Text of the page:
Asher (Ron Perlman) is a former Mossad agent turned gun for hire, living an austere life in an ever-changing Brooklyn. Approaching the end of his career, he breaks the oath he took as a young man when he meets Sophie (Famke Janssen) on a hit gone wrong. In order to have love in his life before it's too late, he must kill the man he was, for a chance at becoming the man he wants to be.

  • Please allow approximately 20 extra minutes for pre-show and trailers before the show starts.1 hr 57 minR
  • Dec 7, 2018
  • Drama

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Cast & Crew

  • Richard Dreyfuss

    Richard DreyfussActor

    Richard Dreyfuss is an American leading man, who has played his fair share of irritating pests and brash, ambitious hustlers. He was born Richard Stephen Dreyfus in Brooklyn, New York, to Geraldine (Robbins), an activist, and Norman Dreyfus, a restaurateur and attorney. His paternal grandparents were Austro-Hungarian Jewish immigrants, and his mother's family was Russian Jewish. Richard worked his way up through bit parts (The Graduate (1967), for one) and TV before gaining attention with his portrayal of Baby Face Nelson in John Milius' Dillinger (1973). He gained prominence as a college-bound young man in American Graffiti (1973) and as a nervy Jewish kid with high hopes in The Apprenticeship of Duddy Kravitz (1974). By the latter part of the 1970s Dreyfuss was established as a major star, playing leads (and alter-egos) for Steven Spielberg in two of the top-grossing films of the that decade: Jaws (1975) and Close Encounters of the Third Kind (1977). He won a Best Actor Oscar in his first romantic lead as an out-of-work actor in The Goodbye Girl (1977). Dreyfuss also produced and starred in the entertaining private eye movie The Big Fix (1978). After a brief lull in the early 1980s, a well-publicized drug problem and a string of box-office disappointments (The Competition (1980), Whose Life Is It Anyway? (1981), The Buddy System (1984)), a clean and sober Dreyfuss re-established himself in the mid-'80s as one of Hollywood's more engaging leads. He co-starred with Bette Midler and Nick Nolte in Paul Mazursky's popular Down and Out in Beverly Hills (1986). That same year he provided the narration and appeared in the opening and closing "bookends" of Rob Reiner's nostalgic Stand by Me (1986). He quickly followed that with Nuts (1987) opposite Barbra Streisand, Barry Levinson's Tin Men (1987) in a memorable teaming with Danny DeVito and Stakeout (1987) with Emilio Estevez. Dreyfuss continued working steadily through the end of the 1980s and into the 1990s, most notably in Mazursky's farce Moon Over Parador (1988), Spielberg's Always (1989), Postcards from the Edge (1990) and Rosencrantz & Guildenstern Are Dead (1990). He appeared as a member of an ensemble that included Holly Hunter, Gena Rowlands and Danny Aiello in the romantic comedy Once Around (1991) and as a pop psychiatrist, the author of several successful self-help books, who is driven to the edge by nutcase Bill Murray in the popular comedy What About Bob? (1991). Dreyfuss has also remained active in the theater ("Death and Maiden", 1992) and on TV. He returned to features in the adaptation of Neil Simon's play Lost in Yonkers (1993) and followed with a supporting turn as the querulous political opponent in The American President (1995). Dreyfuss received some of the best notices of his career as a determined, inspiring music teacher coping with a deaf son and the demands of his career in Mr. Holland's Opus (1995).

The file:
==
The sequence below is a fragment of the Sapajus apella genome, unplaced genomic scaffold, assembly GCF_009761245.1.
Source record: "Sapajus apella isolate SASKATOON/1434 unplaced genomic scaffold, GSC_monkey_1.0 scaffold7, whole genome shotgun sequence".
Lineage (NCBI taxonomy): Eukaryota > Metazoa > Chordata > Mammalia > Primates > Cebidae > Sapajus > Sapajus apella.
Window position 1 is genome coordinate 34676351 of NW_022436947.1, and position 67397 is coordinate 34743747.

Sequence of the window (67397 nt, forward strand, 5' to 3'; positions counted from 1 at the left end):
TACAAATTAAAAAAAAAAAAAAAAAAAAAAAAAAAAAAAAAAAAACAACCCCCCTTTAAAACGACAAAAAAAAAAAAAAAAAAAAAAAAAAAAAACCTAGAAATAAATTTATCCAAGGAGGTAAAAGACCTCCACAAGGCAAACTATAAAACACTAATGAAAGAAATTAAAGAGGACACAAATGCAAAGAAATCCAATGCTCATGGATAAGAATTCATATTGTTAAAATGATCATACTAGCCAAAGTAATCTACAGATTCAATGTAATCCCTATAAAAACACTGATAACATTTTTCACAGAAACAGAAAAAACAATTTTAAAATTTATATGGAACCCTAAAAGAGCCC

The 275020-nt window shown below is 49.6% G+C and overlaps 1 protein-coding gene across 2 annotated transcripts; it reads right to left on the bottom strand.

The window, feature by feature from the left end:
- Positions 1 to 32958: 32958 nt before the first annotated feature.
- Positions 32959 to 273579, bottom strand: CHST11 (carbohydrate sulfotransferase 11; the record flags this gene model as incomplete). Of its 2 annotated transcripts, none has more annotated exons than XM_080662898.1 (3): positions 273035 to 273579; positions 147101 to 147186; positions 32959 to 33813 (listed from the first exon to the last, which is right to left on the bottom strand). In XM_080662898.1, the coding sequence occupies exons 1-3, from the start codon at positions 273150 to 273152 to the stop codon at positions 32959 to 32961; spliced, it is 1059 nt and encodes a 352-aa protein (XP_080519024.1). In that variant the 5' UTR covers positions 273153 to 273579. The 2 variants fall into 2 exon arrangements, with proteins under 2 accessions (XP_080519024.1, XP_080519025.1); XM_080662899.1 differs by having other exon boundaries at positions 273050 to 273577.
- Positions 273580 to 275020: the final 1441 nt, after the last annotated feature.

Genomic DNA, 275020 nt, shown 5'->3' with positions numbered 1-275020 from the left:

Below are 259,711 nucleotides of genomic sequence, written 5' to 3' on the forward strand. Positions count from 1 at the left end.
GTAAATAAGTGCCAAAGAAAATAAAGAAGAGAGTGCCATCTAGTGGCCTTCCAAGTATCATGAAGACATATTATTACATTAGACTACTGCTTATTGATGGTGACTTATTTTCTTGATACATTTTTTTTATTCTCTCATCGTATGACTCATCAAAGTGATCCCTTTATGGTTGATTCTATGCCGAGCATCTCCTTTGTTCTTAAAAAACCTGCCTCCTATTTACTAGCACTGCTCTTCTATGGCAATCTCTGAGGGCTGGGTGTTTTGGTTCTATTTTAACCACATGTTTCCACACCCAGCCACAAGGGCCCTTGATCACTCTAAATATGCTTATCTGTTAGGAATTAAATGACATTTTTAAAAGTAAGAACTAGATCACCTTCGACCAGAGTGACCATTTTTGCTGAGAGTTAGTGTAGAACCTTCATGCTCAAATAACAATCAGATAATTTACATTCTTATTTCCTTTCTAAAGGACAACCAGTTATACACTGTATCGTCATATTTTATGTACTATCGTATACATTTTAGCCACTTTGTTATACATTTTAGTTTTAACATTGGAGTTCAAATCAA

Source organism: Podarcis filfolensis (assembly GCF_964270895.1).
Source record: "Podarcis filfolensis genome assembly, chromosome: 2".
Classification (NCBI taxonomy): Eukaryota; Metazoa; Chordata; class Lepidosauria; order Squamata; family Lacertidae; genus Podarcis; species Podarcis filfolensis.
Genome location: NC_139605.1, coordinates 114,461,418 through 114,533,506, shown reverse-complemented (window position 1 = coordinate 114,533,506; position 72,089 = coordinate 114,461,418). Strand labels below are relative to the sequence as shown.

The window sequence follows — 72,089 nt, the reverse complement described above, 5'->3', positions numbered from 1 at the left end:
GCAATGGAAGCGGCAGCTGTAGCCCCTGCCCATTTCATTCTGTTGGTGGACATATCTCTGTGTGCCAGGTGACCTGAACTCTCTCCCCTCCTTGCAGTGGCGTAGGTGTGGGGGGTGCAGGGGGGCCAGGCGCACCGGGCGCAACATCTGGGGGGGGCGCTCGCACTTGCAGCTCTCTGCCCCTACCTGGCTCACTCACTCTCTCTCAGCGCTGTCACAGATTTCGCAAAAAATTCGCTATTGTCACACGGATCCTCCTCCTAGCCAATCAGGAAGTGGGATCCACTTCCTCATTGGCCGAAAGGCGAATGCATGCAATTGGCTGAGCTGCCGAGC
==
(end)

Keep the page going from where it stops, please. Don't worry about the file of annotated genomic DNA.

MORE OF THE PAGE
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  • Ron Perlman

    Ron PerlmanActor

  • FAMKE JANSSEN

    FAMKE JANSSENActor

  • Jacqueline Bisset

    Jacqueline BissetActor